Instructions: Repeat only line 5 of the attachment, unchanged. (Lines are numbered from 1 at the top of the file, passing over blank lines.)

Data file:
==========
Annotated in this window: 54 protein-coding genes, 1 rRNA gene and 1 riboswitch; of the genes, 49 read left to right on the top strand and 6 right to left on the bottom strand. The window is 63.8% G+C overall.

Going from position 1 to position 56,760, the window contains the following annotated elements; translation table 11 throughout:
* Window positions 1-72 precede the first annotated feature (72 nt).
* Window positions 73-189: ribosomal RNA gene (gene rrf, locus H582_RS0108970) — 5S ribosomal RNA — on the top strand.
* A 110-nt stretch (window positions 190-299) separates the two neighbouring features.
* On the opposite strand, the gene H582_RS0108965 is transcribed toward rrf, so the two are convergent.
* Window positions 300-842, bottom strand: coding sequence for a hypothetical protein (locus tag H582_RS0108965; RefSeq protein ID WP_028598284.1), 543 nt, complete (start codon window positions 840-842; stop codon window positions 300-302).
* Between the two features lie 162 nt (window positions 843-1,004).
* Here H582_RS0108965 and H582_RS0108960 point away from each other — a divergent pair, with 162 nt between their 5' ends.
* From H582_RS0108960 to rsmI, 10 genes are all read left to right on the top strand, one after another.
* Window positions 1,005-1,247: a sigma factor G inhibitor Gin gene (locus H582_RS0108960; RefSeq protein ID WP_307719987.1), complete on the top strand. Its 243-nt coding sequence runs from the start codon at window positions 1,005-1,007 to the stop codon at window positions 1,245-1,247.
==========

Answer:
* A 110-nt stretch (window positions 190-299) separates the two neighbouring features.